It’s Beginning to Look a Lot Like Christmas!
Time to deck the halls… carefully! All pets (although mostly dogs!) can get swept away with Christmas and tuck in to treats that aren’t really for them.
We’ve created a guide to the top dangers during the festive season and please don’t hesitate to contact us if you have any concerns over what your pets have eaten.
Always remember that to keep your pet in the best of health over Christmas, don’t change his or her diet!
Changes in diet to food that your pet is not used to will often lead to upset tummies. Your pet will be healthier and happier if you stick to it’s normal food, despite what it may be asking you for!
Chocolate is dangerous for dogs as it contains a stimulant called theobromine. Dark chocolate contains the most and it affects the heart, central nervous system and kidneys around 4-24 hours after eating it. Please remember it’s important to contact us as soon as you are aware your dog has eaten chocolate. Signs to look out for are salivating, vomiting, diarrhoea, an increase in drinking and urinating, excitation, tremors or muscle rigidity.
Pets often like to play with tinsel and twinkling decorations, and sometimes also try to eat them. It’s best to keep these out of your pet’s reach as if they ingest loose strands, this can cause life-threatening intestinal obstructions.
Poinsettias are also a beautiful festive addition, however they can cause irritation to the mouth and stomach of animals, hyper-salivation and sometimes vomiting. Lilies are also another popular choice, however these are extremely toxic to cats and can cause severe kidney damage.
Nuts, especially Macadamia nuts, can cause vomiting and other problems in dogs. Take care to ensure your dog avoids them. Symptoms include weakness, depression, tremors, vomiting and hypothermia which can last for 12-48 hours.
Roquefort and other blue cheese contains mycotoxin roquefortine which dogs are sensitive to. This toxin is also found on other mouldy foods so bin-raiding pet owners beware! Symptoms include muscle tremors, seizures, and in worst cases even death.
Festive cheer is well known at Christmas but remember it is significantly more toxic to dogs and cats. Alcohol can cause vomiting, diarrhoea, difficulty breathing, tremors, abnormal blood acidity, coma and in extreme cases even death.
Bones & Stuffing
Pets can easily choke on bones, cooked bones from the turkey carcass can splinter easily and become lodged or puncture your dog’s digestive tract.
Stuffing may seem like a delicious treat for your cat, but onions, garlic, leeks, shallots and chives can cause toxicity, even when cooked. Dogs may also be affected if they eat large quantities.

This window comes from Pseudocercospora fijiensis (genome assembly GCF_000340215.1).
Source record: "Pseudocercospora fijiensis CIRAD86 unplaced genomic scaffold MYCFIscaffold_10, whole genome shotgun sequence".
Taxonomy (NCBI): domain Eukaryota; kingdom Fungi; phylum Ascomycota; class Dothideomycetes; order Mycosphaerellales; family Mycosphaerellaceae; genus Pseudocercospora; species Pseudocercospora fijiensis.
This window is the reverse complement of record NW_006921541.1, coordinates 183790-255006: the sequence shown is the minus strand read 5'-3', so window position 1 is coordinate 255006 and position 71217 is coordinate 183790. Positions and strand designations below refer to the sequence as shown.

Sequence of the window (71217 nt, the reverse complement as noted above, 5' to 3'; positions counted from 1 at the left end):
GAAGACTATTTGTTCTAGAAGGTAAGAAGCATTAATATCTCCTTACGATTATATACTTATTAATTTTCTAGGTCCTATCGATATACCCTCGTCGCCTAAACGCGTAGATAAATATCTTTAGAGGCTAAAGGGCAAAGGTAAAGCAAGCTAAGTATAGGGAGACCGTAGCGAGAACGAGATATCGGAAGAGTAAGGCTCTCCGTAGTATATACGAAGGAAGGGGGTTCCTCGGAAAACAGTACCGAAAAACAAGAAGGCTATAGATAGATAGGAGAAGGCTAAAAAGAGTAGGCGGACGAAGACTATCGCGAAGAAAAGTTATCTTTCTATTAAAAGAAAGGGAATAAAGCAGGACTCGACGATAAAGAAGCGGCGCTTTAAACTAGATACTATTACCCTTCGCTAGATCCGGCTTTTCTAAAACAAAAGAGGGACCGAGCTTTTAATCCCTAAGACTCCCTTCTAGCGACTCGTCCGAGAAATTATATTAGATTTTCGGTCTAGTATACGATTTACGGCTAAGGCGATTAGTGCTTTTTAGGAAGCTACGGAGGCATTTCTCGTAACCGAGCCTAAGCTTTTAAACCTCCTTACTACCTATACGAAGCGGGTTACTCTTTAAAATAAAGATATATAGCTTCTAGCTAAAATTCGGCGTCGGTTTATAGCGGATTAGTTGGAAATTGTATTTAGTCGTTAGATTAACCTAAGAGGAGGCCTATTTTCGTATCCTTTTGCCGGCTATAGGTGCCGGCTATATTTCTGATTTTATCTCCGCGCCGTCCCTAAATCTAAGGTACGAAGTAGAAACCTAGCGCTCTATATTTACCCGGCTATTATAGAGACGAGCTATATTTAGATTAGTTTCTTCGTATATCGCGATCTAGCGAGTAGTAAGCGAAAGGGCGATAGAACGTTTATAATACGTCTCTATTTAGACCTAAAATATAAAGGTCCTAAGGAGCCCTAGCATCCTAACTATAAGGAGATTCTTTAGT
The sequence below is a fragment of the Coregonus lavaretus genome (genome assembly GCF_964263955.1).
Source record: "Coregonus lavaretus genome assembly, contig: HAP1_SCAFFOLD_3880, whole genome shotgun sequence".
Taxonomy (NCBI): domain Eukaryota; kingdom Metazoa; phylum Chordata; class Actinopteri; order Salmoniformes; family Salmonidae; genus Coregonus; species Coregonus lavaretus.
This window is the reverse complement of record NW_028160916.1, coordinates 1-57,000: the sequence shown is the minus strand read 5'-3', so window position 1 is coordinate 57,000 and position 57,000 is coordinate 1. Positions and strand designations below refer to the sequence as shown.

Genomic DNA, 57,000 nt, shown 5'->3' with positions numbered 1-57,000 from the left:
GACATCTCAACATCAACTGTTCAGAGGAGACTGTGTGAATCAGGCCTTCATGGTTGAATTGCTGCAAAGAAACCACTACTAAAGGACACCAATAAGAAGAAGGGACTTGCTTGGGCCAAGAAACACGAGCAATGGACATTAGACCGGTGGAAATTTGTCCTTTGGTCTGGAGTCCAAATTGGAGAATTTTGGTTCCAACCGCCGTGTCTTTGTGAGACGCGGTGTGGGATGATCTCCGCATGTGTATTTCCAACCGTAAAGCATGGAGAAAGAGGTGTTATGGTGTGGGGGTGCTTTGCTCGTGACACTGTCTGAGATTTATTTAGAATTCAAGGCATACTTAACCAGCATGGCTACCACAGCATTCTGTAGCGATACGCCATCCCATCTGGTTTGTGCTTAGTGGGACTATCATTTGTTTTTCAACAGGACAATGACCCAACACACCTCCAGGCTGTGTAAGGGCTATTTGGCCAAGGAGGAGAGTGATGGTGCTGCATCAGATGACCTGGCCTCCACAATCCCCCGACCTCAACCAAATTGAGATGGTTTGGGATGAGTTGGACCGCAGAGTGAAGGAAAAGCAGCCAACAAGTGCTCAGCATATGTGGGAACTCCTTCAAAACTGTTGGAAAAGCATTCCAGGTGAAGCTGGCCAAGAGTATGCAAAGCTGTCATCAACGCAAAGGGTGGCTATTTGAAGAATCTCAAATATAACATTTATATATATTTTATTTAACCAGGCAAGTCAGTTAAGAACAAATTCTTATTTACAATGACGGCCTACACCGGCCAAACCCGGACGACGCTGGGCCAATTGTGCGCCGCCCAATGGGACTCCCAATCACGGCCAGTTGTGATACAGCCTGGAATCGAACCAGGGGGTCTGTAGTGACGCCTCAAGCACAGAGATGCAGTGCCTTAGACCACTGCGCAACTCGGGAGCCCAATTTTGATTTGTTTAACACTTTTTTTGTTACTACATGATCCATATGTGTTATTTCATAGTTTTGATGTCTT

Mince pies, Christmas Pudding & Christmas Cake
Grapes and raisins contain a toxic substance which can cause kidney failure so please keep anything containing these out of your pet’s reach.
If you’d like to make special treats for your dogs at Christmas, there are plenty of dog biscuit recipes online. We like this one for Gingerbread biscuits from Hearing Dogs for Deaf People:
If you’re worried at all that your pet has eaten any of the foods on our danger list, please do not hesitate to contact us.
A pet is not just for Christmas…
A pet is a lifetime commitment. We’ve found an excellent website which will help you to make the right decision on if a pet is right for you. You can see more here:-
To help you make the right choice, think PETS.
Place – how suitable is your home? Do you have a garden, or live near a local park? These are important considerations when thinking about getting a pet like a dog, which will need space to run around and play.
Exercise – how much exercise could you give your pet? You may be looking forward to long walks with your new pet, in which case a dog might be suitable. If you’re not very active, a smaller pet may be a better choice.
Time – how much time could you spend with your pet? Daily exercise, training, play time, visits to the vet, grooming and cleaning their home out all take time. Owners need to think about how much time they have to invest before deciding which pet to get.
Spend – could you afford the lifetime spend? Owning a pet is a significant financial commitment. Food, bedding, vaccinations, and flea and worm treatments all need to be budgeted for. Owners also need to consider taking out pet insurance.
Festive Treats for Your Pet
Are you looking for the perfect present for your pet? Pop in to the surgery to see our wide range of festive treats from Christmas crackers to Santa hats to squeaky gingerbread men.
We also have plenty of festive outfits for your dog to choose from!
We’d like to extend a warm welcome to our new members of staff.
Lynda, a very experienced RVN (Royal Veterinary Nurse), who prior to working with us worked for the PDSA.
Onome, who is in her final year of training as a RVN, and has just completed her exams. She’ll be receiving her results in the New Year!
Astrid, who is joining us in January. A very experienced vet who has worked in both referral and first opinion practice for many years.